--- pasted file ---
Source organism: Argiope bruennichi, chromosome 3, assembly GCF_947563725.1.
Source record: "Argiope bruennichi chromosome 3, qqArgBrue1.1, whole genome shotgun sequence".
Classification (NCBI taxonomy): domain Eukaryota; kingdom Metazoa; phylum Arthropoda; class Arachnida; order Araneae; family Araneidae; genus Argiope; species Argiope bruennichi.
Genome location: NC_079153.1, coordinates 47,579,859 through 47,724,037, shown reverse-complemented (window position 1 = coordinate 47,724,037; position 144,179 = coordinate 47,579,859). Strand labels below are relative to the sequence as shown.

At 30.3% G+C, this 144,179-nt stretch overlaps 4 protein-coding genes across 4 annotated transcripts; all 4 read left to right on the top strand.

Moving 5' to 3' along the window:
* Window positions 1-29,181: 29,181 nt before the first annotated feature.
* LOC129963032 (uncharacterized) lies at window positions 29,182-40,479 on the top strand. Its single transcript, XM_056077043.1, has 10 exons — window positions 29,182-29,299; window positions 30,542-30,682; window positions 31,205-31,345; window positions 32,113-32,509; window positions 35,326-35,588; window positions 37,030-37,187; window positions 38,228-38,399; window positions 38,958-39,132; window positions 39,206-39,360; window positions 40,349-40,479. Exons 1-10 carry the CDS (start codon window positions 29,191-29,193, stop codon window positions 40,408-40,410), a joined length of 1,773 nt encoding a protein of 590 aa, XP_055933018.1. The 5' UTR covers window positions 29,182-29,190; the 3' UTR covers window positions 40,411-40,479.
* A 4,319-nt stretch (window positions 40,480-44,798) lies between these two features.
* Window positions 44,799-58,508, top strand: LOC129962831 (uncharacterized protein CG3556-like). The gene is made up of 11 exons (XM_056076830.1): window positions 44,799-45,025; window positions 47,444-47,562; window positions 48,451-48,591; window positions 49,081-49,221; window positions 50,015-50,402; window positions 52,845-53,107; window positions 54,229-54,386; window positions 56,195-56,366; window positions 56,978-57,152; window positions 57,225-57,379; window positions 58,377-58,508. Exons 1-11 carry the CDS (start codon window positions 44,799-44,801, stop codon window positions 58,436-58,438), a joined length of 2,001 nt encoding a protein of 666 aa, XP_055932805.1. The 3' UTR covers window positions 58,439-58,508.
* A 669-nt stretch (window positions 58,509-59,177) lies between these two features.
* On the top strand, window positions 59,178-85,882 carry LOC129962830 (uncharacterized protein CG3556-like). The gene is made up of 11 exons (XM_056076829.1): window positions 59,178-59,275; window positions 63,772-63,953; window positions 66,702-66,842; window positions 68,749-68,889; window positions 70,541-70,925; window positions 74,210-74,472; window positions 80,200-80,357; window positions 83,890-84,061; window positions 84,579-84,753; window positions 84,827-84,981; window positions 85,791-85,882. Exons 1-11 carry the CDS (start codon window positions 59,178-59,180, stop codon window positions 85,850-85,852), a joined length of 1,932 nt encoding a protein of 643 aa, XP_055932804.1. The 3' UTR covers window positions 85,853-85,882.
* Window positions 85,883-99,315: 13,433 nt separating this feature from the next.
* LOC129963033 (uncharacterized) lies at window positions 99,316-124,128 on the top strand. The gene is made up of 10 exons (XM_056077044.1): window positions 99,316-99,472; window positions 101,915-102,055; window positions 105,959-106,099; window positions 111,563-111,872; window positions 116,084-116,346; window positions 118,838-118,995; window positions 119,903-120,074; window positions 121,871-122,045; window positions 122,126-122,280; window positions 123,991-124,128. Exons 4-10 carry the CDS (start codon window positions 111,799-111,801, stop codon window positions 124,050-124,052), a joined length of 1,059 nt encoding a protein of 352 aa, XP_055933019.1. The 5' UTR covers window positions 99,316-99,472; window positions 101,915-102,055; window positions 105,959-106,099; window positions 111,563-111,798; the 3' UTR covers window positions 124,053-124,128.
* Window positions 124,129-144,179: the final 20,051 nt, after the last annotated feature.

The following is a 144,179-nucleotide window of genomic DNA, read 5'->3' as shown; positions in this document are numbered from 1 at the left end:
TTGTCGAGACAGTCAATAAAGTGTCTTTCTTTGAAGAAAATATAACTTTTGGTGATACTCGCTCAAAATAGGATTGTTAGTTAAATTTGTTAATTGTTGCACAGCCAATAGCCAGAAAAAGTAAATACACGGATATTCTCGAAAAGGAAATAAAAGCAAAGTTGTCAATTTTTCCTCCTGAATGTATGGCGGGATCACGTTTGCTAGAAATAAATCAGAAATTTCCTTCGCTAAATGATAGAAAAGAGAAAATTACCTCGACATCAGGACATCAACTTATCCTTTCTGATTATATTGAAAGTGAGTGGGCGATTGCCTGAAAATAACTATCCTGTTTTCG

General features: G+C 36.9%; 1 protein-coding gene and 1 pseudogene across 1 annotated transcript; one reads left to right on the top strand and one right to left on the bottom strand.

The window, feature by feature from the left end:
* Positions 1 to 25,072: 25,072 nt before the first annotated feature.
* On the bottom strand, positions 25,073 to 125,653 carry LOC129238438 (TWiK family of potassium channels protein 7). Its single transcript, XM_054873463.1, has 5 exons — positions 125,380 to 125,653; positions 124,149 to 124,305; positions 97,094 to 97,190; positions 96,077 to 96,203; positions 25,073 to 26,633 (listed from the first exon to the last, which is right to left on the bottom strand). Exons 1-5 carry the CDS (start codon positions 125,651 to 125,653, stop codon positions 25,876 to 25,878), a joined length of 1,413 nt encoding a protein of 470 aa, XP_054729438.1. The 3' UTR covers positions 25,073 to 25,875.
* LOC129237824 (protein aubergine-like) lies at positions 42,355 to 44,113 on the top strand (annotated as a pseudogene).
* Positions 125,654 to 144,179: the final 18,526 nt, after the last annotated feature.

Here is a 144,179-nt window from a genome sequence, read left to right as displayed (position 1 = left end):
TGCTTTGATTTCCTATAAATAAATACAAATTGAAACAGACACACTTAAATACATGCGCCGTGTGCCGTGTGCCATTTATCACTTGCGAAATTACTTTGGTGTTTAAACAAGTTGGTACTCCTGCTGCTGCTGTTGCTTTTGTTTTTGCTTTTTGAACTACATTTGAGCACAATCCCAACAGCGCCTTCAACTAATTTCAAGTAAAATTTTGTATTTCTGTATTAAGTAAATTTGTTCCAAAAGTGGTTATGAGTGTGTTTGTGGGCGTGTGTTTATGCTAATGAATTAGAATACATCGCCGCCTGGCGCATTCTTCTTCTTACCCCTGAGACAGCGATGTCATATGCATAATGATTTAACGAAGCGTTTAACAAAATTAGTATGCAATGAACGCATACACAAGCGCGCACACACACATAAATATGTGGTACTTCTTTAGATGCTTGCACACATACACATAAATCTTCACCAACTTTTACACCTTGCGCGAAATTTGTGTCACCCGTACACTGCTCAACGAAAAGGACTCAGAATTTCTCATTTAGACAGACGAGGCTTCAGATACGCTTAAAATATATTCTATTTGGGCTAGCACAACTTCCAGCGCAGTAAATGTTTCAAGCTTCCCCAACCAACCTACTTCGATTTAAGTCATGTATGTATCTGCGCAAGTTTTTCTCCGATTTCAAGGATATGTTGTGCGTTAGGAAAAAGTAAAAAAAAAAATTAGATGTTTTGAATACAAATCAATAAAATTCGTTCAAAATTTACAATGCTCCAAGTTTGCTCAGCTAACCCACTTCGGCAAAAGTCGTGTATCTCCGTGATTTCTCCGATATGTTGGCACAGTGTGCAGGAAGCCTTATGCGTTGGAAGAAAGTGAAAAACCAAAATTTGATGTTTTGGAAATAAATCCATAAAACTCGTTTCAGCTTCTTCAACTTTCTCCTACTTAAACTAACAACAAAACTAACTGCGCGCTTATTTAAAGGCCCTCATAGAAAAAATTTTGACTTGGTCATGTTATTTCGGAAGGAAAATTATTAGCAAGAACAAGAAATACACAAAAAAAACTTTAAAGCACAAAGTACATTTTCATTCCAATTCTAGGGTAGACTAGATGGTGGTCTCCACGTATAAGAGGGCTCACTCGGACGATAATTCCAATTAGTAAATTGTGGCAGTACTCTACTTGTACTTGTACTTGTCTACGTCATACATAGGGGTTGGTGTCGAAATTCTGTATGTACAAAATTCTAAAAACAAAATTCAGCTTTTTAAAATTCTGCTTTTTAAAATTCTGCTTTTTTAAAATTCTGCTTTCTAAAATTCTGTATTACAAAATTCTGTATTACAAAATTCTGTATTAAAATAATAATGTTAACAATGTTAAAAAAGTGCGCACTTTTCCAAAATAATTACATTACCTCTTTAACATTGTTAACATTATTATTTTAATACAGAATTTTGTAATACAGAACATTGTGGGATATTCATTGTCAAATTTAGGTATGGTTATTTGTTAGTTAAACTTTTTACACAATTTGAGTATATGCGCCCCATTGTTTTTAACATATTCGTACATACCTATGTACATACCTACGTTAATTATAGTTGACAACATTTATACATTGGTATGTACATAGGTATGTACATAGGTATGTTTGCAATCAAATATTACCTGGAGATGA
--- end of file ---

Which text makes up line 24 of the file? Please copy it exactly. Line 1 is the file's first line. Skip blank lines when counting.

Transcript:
Here is a 144,179-nt window from a genome sequence, read left to right as displayed (position 1 = left end):